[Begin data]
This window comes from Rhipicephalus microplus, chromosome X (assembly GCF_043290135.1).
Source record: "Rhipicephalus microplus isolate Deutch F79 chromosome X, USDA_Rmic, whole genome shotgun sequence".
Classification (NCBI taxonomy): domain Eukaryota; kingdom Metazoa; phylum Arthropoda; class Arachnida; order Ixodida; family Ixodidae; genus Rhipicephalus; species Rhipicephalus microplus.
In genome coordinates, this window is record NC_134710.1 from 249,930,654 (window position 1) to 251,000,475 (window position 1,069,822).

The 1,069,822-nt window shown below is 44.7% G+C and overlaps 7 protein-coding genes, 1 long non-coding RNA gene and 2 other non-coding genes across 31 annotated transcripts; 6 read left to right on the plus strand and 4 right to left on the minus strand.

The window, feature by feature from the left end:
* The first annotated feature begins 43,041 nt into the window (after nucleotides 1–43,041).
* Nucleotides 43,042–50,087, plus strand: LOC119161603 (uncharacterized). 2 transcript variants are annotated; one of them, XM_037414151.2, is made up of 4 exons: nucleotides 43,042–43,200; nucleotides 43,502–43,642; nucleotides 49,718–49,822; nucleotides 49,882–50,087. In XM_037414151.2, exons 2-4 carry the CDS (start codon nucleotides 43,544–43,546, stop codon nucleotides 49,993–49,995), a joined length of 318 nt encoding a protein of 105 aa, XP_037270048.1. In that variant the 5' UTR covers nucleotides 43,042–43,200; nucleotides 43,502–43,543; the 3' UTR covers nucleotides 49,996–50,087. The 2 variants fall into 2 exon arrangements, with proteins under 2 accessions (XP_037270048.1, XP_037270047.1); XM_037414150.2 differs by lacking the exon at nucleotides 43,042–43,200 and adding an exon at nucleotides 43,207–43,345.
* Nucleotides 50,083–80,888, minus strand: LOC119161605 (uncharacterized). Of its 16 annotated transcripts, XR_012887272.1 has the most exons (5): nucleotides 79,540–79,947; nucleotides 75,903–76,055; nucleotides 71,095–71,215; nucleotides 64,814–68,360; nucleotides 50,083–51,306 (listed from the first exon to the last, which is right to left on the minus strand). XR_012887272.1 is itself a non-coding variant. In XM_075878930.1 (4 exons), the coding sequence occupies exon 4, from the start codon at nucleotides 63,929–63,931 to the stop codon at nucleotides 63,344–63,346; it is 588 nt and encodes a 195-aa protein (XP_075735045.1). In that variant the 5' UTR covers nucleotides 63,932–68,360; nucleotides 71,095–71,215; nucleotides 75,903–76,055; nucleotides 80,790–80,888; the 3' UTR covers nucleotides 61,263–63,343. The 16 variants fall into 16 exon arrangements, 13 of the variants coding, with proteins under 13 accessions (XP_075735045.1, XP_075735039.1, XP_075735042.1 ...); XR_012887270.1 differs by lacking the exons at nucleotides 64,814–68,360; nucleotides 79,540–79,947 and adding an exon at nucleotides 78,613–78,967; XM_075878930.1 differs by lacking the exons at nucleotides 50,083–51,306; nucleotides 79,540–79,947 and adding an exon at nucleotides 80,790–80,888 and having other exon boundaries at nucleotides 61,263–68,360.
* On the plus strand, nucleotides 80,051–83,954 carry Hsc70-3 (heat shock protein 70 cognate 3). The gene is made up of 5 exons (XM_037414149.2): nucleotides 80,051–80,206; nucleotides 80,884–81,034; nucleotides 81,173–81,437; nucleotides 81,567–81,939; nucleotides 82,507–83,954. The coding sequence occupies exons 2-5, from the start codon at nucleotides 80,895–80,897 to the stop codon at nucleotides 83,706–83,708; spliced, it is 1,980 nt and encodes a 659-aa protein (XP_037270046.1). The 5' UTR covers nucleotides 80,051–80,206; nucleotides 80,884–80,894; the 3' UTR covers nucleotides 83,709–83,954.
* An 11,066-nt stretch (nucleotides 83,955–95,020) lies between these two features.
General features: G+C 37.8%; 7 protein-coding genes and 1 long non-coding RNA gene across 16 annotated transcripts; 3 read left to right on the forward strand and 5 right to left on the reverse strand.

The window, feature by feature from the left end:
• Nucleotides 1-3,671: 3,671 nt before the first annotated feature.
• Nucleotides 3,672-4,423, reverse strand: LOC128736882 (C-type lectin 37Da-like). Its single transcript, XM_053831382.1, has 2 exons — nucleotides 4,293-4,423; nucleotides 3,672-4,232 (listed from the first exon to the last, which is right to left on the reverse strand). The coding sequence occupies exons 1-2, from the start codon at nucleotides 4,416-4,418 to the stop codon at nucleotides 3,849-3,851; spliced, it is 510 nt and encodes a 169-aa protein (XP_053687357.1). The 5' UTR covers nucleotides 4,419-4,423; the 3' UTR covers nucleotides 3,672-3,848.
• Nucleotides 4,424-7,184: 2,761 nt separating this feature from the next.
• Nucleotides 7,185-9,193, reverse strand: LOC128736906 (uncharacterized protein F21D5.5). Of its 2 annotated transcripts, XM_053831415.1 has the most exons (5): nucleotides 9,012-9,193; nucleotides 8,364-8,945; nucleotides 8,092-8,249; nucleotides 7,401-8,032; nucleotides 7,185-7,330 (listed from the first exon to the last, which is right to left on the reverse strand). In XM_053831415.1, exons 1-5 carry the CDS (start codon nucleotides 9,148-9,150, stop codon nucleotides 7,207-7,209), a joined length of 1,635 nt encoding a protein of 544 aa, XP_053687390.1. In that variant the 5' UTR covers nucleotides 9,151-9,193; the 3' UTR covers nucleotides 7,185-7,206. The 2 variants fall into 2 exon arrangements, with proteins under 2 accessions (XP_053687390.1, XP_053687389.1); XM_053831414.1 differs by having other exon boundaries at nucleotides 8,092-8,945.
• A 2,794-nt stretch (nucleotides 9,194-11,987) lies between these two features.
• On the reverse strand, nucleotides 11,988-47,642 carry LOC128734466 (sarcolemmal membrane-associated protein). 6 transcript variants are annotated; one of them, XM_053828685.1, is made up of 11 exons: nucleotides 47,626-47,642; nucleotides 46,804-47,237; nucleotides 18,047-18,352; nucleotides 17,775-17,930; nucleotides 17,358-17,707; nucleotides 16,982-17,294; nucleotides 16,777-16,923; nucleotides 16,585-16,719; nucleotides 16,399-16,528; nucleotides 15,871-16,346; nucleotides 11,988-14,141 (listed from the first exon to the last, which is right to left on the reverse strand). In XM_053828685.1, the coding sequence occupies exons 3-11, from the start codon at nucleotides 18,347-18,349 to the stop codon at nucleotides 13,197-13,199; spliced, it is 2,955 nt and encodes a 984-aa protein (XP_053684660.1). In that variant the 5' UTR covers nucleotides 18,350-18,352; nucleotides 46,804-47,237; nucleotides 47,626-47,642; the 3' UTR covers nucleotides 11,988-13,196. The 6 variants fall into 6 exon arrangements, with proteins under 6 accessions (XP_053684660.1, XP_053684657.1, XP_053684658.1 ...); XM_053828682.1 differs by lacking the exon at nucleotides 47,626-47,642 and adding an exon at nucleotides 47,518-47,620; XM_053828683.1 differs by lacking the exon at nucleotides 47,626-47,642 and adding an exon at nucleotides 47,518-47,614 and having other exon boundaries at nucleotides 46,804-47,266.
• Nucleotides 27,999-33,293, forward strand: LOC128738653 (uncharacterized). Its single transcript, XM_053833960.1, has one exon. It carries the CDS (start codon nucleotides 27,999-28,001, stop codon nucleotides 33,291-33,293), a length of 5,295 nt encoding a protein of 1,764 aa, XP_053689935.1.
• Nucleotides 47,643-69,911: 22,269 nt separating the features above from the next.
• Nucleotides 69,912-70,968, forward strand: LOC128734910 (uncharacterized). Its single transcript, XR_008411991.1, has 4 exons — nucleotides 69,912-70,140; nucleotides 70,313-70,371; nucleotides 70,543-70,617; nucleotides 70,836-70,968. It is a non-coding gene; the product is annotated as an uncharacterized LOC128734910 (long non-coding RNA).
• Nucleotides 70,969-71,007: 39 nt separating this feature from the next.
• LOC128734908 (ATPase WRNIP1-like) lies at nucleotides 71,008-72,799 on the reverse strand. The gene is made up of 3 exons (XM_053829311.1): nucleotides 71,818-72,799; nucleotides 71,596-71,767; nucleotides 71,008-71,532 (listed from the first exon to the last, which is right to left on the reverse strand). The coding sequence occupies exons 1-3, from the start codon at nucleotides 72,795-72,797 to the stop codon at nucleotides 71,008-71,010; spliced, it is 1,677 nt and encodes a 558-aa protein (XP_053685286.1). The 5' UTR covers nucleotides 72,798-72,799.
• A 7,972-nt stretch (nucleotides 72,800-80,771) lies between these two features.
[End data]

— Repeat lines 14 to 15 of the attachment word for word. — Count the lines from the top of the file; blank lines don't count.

• Nucleotides 1-3,671: 3,671 nt before the first annotated feature.
• Nucleotides 3,672-4,423, reverse strand: LOC128736882 (C-type lectin 37Da-like). Its single transcript, XM_053831382.1, has 2 exons — nucleotides 4,293-4,423; nucleotides 3,672-4,232 (listed from the first exon to the last, which is right to left on the reverse strand). The coding sequence occupies exons 1-2, from the start codon at nucleotides 4,416-4,418 to the stop codon at nucleotides 3,849-3,851; spliced, it is 510 nt and encodes a 169-aa protein (XP_053687357.1). The 5' UTR covers nucleotides 4,419-4,423; the 3' UTR covers nucleotides 3,672-3,848.